In distributing the marital property, the trial court specifically found that Dorothy had not dissipated any marital assets. This finding was made despite numerous exhibits presented by Frank in attempting to show that Dorothy liquidated nearly $150,000 by closing many of the parties' bank accounts and cashing checks made payable to G & E without his knowledge. The court found that virtually all of the alleged acts of dissipation occurred prior to the irreconcilable breakdown of the marriage and, further, that Dorothy had not used any marital funds for purposes unrelated to the marriage. Frank filed this timely appeal.
Section 503(d)(1) of the Act provides:
"In a proceeding for dissolution of marriage . . . the court shall assign each spouse's non-marital property to that spouse. It also shall divide the marital property without regard to marital misconduct in just proportions considering all relevant factors, including:
(1) the contribution or dissipation of each party in the acquisition, preservation, or depreciation or appreciation in value, of the marital and non-marital property, including the contribution of a spouse as a homemaker or to the family unit." (Ill. Rev. Stat. 1987, ch. 40, par. 503(d)(1).)
Dissipation of marital assets occurs when a spouse uses marital property for his or her own benefit for a purpose unrelated to the marriage at a time when the marriage is in serious jeopardy or undergoing an irreconcilable breakdown. (In re Marriage of Petrovich (1987), 154 Ill. App. 3d 881, 886; In re Marriage of Los (1985), 136 Ill. App. 3d 26, 31.) Whether a given course of conduct constitutes dissipation depends upon the facts of each case. (In re Marriage of Westcott (1987), 163 Ill. App. 3d 168, 174.) The trial court's finding that no dissipation occurred will not be reversed on appeal absent an abuse of discretion. (Petrovich, 154 Ill. App. 3d at 886.) An abuse of discretion occurs only where no reasonable person could take the view adopted by the trial court. In re Marriage of Kaplan (1986), 149 Ill. App. 3d 23, 31.
At trial, Dorothy admitted to closing many of the parties' bank accounts and cashing checks made payable to G & E. However, the trial court found that the assets in question were not dissipated. The basis for the court's finding was twofold. First, virtually all of the alleged dissipation occurred prior to the irreconcilable breakdown of the marriage; and second, Dorothy had not used any marital funds for purposes unrelated to the marriage.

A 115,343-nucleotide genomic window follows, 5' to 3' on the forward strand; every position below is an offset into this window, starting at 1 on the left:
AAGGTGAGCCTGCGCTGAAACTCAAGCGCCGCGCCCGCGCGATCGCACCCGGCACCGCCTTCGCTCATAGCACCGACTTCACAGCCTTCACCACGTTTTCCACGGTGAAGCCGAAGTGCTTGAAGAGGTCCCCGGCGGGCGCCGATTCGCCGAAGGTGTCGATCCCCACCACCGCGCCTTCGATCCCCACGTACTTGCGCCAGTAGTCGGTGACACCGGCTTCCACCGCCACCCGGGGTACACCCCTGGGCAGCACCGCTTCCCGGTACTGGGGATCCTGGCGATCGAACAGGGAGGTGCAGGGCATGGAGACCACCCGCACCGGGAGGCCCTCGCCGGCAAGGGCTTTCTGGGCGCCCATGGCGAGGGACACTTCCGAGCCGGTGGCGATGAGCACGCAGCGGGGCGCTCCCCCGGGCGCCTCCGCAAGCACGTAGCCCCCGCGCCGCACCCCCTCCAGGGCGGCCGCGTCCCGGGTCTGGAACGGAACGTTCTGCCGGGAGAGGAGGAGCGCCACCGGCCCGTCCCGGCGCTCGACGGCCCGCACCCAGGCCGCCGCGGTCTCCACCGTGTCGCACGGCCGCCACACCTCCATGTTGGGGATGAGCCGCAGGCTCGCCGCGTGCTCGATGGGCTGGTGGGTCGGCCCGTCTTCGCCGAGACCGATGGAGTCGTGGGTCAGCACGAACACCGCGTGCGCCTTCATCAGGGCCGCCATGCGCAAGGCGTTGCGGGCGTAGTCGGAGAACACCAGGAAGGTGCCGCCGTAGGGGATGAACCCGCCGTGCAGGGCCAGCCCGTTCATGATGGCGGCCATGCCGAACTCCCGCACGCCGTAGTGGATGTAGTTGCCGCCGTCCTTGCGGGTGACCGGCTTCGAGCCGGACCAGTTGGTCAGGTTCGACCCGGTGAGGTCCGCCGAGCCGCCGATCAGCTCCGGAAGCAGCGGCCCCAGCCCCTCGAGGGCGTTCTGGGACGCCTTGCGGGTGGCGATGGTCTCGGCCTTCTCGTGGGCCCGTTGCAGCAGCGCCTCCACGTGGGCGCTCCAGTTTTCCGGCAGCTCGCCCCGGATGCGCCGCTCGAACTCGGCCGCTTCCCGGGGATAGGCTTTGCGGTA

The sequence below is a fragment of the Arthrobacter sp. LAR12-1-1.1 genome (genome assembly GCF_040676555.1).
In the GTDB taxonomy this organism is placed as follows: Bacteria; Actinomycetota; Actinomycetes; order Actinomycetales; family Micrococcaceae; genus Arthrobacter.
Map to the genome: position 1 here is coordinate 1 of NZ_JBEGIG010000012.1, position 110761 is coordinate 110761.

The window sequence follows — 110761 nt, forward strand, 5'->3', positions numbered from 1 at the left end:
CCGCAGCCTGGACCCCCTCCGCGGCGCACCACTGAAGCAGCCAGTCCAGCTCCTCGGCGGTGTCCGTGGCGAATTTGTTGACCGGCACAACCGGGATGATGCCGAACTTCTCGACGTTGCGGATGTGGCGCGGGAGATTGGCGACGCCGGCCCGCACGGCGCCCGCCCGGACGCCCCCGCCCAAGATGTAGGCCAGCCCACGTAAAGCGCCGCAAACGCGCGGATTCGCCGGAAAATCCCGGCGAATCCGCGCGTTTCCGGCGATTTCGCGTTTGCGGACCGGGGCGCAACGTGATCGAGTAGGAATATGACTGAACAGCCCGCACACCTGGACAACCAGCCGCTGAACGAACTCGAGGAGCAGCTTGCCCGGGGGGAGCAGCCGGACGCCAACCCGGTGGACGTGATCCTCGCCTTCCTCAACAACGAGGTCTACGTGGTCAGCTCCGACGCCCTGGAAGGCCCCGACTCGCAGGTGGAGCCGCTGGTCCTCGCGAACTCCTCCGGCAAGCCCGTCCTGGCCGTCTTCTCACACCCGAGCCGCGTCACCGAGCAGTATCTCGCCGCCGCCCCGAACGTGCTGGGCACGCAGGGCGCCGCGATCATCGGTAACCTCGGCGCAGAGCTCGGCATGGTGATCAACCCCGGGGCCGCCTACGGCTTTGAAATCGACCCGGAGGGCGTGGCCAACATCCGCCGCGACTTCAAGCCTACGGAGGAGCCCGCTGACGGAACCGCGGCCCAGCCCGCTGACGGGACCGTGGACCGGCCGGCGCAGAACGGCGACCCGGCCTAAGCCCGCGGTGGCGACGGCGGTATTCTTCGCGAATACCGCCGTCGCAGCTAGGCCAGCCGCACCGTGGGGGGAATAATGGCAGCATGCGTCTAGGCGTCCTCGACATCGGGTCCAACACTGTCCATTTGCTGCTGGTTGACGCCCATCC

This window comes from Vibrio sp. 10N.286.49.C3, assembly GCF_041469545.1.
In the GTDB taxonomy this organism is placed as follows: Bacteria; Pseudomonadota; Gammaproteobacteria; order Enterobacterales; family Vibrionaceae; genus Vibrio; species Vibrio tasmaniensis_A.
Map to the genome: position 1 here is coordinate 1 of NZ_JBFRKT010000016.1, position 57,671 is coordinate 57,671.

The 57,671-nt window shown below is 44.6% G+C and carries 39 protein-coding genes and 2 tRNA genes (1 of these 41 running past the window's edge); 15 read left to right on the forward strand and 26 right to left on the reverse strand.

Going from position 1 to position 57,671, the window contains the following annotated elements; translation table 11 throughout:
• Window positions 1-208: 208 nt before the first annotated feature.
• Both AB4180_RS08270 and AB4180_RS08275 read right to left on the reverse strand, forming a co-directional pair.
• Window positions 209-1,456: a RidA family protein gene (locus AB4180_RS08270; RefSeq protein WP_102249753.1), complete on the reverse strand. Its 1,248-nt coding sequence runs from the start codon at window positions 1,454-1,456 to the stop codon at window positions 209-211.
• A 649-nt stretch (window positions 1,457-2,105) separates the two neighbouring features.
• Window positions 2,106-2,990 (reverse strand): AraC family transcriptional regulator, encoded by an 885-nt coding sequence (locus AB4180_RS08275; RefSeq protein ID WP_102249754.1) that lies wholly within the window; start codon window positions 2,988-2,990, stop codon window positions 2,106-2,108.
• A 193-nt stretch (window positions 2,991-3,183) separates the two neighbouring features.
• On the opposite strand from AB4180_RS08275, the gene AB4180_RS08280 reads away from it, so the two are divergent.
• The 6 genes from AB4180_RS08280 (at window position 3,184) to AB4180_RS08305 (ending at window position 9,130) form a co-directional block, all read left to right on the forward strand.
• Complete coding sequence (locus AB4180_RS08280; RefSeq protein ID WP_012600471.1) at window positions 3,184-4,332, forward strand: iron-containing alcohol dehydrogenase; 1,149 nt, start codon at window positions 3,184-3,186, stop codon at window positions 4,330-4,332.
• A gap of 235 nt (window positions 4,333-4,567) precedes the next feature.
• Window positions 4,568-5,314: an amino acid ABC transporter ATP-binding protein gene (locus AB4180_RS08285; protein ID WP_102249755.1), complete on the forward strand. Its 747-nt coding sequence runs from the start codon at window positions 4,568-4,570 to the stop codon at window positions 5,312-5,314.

By its very definition, dissipation occurs after the marriage is irreconcilably broken down. The trial court found that the breakdown occurred in the latter months of 1986, either in November or December. Frank contends that the court erred in this finding and argues that the breakdown occurred in 1979, or at least by 1984.
We do not believe that the trial court abused its discretion in the instant case. As to the factual history and breakdown of the marriage, the court had to base its finding upon scant testimony presented at trial. That testimony revealed that the marriage was a troubled one precipitated in great part by the differing attitudes of the parties with respect to the expenditures of marital funds. While there had been periods of separation throughout the marriage, the parties had always reconciled. Indeed, upon Frank's request, Dorothy returned home after the February 1986 separation. It was not until December 1986 that Frank filed for dissolution. While it is possible to find an irreconcilable breakdown prior to commencement of dissolution proceedings (In re Marriage of Smith (1984), 128 Ill. App. 3d 1017, 1019), there is no indication that such finding is warranted here.
The second basis for the trial court's holding of no dissipation was the finding that no marital funds were used for purposes unrelated to the marriage. The point of inquiry is that period of time after the marriage has irreconcilably broken down. The party who is charged with dissipation is under an obligation to establish by clear and specific evidence how those funds were spent. (In re Marriage of Petrovich (1987), 154 Ill. App. 3d 881, 886; Smith, 128 Ill. App. 3d at 1022.) General and vague statements that the funds were spent on marital expenses or to pay bills are inadequate to avoid a finding of dissipation. (Petrovich, 154 Ill. App. 3d at 886; Smith, 128 Ill. App. 3d at 1022.) However, whether a given course of conduct constitutes dissipation depends upon the facts of each case. In re Marriage of Westcott (1987), 163 Ill. App. 3d 168, 174.
In the case at bar, the marriage suffered an irreconcilable breakdown in November or December 1986. Dorothy admitted that subsequent to this time she took an early distribution of an IRA for a little over $200 and sold a piano to buy Christmas gifts. Although she gave no specific accounting as to the Disposition of these assets, other than to say that she spent the money on herself and the children, the trial court found this to be sufficient under the circumstances. We agree. Given the nominal amount in question and the difficulty in proving the expenditures made with this amount, we find that Dorothy sustained her burden and sufficiently established how the funds were spent.
Frank contends that the trial court's inquiry is not limited to that period of time after the irreconcilable breakdown of the marriage. We note the recent case of In re Marriage of O'Neill (1989), 185 Ill. App. 3d 566, wherein the court repudiated any ruling that says dissipation is limited in time to conduct which takes place during an irreconcilable breakdown of the marriage. We respectfully reject the holding in O'Neill.